In T lymphocytes, IL-15 and IL-2 have different roles in the regulation of apoptosis. Although both cytokines protect resting T cells from growth factor deprivation-induced cell death,8 they exert opposite activities during T-cell receptor (TCR)-induced cell death. Engagement of TCR during an antigenic response results in activation of the T cell, progression into the cell cycle, and production of IL-2, promoting further expansion. Re-engagement of TCR during clonal expansion activates the Fas/Fas ligand (FasL) apoptotic pathway and results in deletion of the activated T lymphocyte.9 This TCR-induced cell death not only restores cellular homeostasis at the conclusion of an immune response but also preserves peripheral tolerance. Lenardo10 originally demonstrated in vitro that the presence of IL-2 is essential for this apoptotic response of activated T cells to TCR re-engagement. Experiments with IL-2, IL-2Rα, and IL-2Rβ knockout mice further confirmed the essential role of IL-2 in peripheral T-cell homeostasis and tolerance; mice lacking the IL-2,11,IL-2Rα,12or IL-2Rβ13 gene suffered from severe lymphoproliferative disease and autoimmune disorders, explained by impaired deletion of excessive and potentially autoreactive T lymphocytes, respectively. We and others demonstrated that IL-15 protects against TCR-induced death signaling, in contrast to IL-2. In vitro, CD4+ T lymphocytes treated with IL-15 are resistant to apoptosis induced by antigen, resulting in enhanced and extended antigen-specific proliferation.14 In vivo, Bulfone-Paus and coworkers15 reported that cells from the liver, spleen, and thymus of mice challenged with an anti-Fas antibody were rescued from apoptosis by an IL-15 IgG2b fusion protein.15 However, under certain conditions rescue from TCR-induced cell death may represent a threat to the maintenance of peripheral tolerance in the animal, because the rescued cells may generate autoimmune activity or become anergic. Anergized T cells remain viable but lose their capacity for IL-2 production and proliferation in response to an otherwise full stimulatory signal consisting of TCR-engagement (signal 1) and costimulation (signal 2).16 Initially, anergy was described as the consequence of stimulating a T cell with signal 1 in the absence of signal 2 either by activating T cells either with antigen presented by chemically fixed antigen-presenting cells (APC), or with immobilized anti-CD3 mAb or with ConA.17 More recently, it has been documented that anergy can also be induced in the presence of appropriate costimulation by T-T antigen presentation or by inhibiting correctly stimulated T cells to divide with anti-IL2R antibody or rapamycin.18-20 Although these different conditions of anergy induction result in the same basic characteristics of proliferative unresponsiveness and blocked IL-2 production, anergized T cells show discrepancies in other features such as responsiveness to exogenous IL-2, reversibility of the anergic condition, and suppressive activity on other T cells. It is, however, still unknown how the 2 main mechanisms of tolerance induction—apoptosis and anergy—are related. Unclear is whether a particular T cell will preferentially die in response to a tolerizing stimulus, whereas others will become anergic, or whether both pathways can be induced in the same T cell, the outcome depending on environmental factors such as the presence or absence of certain cytokines. Considering the opposite effects of IL-2 and IL-15 on TCR-induced cell death, we investigated whether both cytokines differentially affect the apoptotic viz. anergic response of a CD4+ T cell clone to partial (signal 1) stimulation. The results demonstrate that the antiapoptotic cytokine IL-15 skews the T cell to anergy, whereas the proapoptotic cytokine IL-2 generates apoptosis in the same T-cell clone after stimulation with signal 1 in the absence of signal 2. Furthermore, to determine the possible impact on a later immune response, we followed the functionality of the anergized T cells in terms of their responsiveness to environmental IL-2 and IL-15 in the presence or absence of a normal antigenic stimulus.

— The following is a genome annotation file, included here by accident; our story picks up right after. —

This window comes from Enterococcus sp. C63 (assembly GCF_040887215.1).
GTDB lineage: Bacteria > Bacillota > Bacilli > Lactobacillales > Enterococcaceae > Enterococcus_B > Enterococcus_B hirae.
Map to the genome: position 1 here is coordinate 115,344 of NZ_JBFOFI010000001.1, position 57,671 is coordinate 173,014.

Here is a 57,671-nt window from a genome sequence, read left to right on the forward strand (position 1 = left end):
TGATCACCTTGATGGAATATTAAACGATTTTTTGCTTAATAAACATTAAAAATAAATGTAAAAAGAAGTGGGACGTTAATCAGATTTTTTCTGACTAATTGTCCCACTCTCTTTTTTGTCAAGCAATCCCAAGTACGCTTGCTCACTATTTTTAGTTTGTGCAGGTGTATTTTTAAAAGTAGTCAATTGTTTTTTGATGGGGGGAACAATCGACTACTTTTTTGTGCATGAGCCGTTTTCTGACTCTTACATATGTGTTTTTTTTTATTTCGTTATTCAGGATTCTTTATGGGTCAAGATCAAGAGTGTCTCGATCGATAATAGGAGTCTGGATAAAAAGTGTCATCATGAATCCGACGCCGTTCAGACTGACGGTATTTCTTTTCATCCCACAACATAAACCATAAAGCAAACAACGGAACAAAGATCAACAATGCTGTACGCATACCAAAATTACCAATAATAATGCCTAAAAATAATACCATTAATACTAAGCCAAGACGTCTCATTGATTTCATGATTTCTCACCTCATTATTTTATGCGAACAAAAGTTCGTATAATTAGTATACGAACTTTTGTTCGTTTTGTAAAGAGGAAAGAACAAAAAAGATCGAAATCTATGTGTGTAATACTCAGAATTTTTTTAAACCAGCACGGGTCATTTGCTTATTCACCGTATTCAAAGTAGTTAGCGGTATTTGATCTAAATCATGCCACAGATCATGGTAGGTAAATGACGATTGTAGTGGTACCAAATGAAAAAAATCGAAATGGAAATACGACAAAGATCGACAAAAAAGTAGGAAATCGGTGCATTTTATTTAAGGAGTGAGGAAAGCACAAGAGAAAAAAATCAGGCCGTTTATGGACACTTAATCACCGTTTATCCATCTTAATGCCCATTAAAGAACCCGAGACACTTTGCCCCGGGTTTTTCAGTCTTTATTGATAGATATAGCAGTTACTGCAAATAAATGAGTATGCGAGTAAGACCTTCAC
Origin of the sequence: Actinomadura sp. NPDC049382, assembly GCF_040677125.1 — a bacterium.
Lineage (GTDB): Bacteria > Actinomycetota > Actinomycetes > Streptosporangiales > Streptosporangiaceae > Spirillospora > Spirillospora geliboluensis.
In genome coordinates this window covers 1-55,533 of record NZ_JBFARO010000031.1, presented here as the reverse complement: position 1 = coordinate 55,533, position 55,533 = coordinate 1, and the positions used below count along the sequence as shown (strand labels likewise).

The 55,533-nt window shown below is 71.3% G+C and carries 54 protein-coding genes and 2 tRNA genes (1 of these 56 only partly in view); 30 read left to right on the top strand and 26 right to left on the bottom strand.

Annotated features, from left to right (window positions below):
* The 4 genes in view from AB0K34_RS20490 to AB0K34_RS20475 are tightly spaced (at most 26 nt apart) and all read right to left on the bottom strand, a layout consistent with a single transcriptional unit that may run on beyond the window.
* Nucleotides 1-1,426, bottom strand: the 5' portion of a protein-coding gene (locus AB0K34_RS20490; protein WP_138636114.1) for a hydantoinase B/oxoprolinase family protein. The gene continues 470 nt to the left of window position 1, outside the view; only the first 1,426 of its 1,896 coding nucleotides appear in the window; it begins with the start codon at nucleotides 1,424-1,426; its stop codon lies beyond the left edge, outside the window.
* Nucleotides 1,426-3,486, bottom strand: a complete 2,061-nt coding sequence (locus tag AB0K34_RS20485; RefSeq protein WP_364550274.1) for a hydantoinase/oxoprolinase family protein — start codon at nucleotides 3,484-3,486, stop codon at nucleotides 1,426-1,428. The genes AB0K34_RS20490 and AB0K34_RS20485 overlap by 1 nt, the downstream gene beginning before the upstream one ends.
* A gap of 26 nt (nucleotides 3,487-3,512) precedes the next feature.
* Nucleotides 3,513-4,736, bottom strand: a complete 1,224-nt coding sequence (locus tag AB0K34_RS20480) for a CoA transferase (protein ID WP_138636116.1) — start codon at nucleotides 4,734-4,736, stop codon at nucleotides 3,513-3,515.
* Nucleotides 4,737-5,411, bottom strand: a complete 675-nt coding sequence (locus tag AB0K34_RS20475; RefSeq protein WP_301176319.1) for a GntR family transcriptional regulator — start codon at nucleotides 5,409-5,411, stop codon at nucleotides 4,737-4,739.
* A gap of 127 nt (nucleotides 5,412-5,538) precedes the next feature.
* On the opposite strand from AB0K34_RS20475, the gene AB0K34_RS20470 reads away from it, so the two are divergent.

Materials and methods
Female C57Bl/6 (H-2b) mice were purchased from the Broekman Instituut (Eindhoven, The Netherlands). For spleen cell preparations, mice were used at the age of 9 to 14 weeks.
Antibodies, cytokines, and cytokine assays